Antwerp university hospital has announced the development of a new, faster antidote to wasp stings for those who are allergic to wasp venom. At present, those suffering from an allergic reaction to a wasp sting can be subject to weeks or even months of treatment. But the new antidote promises recovery in only three hours, with a reduction not only in suffering for the patient, but also cost for the health authorities. An estimated 3 to 5% of people have an allergic reaction to wasp venom.
In normal circumstances, a wasp sting produces a painful and inflamed swelling at the site of the sting. Some wasps produce more venom than others, while unlike bees – which die once they have stung once – a wasp can sting many times over.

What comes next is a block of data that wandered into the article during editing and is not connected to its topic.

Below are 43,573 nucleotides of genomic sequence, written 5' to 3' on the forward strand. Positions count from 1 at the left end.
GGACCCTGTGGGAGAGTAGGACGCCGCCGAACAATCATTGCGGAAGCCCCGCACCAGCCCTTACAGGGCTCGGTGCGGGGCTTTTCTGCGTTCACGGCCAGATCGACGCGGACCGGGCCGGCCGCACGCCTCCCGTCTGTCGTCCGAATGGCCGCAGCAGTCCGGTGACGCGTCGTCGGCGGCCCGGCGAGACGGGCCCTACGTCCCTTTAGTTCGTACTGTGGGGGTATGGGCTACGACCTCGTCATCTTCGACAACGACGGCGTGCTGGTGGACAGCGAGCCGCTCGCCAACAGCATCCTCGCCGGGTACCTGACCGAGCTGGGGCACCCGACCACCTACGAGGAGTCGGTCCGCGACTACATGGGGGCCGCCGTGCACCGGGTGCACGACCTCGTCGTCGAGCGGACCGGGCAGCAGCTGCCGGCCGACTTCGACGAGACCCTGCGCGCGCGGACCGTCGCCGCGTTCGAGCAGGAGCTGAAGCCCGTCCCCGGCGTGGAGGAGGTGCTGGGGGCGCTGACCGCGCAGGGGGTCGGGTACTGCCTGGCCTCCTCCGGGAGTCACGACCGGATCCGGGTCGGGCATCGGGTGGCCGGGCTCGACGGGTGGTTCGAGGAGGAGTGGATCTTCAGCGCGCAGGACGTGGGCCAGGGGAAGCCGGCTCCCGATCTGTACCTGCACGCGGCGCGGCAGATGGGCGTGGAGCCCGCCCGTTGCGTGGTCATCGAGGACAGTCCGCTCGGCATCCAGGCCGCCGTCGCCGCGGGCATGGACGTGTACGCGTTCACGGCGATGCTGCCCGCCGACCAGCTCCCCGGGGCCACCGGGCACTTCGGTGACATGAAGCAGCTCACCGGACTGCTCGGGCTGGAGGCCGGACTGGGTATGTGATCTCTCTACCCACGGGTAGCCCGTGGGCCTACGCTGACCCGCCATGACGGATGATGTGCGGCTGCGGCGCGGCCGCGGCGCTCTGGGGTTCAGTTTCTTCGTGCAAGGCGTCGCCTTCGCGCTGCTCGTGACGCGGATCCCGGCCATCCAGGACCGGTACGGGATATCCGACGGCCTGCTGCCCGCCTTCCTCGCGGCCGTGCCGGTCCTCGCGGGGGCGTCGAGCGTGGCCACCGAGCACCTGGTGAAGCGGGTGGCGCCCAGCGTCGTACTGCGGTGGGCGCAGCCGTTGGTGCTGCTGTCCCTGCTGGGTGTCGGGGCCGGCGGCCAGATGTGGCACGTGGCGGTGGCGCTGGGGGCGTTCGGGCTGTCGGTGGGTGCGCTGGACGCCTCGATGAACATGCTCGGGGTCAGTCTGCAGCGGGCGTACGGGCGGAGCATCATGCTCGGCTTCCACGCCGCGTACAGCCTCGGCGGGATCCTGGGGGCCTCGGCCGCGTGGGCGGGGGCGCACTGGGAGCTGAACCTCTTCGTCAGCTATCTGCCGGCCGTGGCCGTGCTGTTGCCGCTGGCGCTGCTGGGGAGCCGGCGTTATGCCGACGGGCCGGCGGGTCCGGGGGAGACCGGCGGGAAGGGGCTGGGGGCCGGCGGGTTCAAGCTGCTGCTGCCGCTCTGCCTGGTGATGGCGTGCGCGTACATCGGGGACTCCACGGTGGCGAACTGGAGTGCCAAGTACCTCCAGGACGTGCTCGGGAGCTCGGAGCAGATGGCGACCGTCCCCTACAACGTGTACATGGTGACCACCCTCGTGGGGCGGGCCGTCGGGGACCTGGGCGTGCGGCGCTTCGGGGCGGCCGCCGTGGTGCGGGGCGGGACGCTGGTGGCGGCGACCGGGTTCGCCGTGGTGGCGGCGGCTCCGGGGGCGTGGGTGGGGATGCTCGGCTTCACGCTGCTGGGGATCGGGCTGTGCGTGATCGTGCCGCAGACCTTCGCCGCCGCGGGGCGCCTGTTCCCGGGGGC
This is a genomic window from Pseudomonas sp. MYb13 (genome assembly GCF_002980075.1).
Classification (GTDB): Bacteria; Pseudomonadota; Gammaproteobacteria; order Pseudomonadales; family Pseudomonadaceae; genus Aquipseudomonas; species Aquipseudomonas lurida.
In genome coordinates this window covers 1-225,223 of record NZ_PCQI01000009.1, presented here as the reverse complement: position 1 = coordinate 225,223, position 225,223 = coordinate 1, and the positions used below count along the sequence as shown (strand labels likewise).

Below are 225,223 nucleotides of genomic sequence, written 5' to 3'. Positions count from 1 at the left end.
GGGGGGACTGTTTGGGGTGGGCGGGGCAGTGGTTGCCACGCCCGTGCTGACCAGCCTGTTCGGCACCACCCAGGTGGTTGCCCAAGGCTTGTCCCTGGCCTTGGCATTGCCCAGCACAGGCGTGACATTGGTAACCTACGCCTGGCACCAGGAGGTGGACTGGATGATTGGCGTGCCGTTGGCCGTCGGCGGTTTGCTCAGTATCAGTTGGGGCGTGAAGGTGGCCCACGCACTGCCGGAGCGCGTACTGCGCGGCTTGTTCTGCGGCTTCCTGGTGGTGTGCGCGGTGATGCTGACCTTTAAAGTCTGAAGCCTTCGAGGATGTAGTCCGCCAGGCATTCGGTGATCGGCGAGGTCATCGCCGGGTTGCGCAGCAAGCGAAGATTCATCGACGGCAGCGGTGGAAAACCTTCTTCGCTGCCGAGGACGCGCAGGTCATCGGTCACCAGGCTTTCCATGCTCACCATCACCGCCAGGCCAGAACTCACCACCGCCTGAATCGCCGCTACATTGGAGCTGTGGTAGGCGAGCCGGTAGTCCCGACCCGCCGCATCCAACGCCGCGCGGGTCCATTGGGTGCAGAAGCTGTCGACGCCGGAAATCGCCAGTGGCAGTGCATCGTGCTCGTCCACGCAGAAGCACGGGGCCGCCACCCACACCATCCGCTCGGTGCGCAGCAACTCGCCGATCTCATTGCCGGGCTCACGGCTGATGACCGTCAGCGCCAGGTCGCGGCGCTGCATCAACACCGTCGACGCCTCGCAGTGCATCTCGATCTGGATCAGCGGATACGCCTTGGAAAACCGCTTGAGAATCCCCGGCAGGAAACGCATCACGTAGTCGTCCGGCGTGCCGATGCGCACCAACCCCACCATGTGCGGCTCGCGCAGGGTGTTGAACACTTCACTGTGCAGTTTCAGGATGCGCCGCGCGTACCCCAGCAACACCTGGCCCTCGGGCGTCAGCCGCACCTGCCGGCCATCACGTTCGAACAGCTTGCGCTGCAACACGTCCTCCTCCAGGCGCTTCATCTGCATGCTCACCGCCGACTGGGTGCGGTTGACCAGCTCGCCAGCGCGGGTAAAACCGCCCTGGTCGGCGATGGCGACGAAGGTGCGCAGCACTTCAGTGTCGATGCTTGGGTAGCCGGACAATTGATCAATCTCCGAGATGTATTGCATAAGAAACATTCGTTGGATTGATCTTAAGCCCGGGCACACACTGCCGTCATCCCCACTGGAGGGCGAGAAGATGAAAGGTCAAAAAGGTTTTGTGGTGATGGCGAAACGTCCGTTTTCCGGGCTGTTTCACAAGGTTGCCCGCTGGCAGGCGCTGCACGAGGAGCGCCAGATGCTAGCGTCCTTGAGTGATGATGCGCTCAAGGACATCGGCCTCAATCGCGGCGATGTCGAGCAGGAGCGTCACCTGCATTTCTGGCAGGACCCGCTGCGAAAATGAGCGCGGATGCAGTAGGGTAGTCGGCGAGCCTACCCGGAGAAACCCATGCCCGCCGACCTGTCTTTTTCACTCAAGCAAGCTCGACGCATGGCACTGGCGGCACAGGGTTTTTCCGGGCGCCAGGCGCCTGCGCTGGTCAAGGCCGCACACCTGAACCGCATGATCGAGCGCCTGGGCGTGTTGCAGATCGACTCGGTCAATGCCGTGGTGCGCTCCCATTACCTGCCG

For someone who is allergic to the venom, meanwhile, the reaction can range from itching and increased swelling all the way to an asthma attack, swelling of the face or tongue, a racing pulse or a sudden fall in blood pressure. In some rare cases, usually involving a sting in the area of the neck, death can result. According to the university, about 150 people die this way across Europe each year.
The new treatment consists of increasing the dose of anti-venom to multiply the effect, reducing the delay of the initial impact to less than three hours. Patients still have to come back for a booster shot on a six-monthly basis, a process which also has the effect of coaching the body, so to speak, into developing its own natural response to the venom.
The treatment is for the time being only available at Antwerp university hospital, and is particularly aimed at people like farmers, horticulturists and fire-fighters, as well as other whose jobs are more likely to bring them into contact with wasps.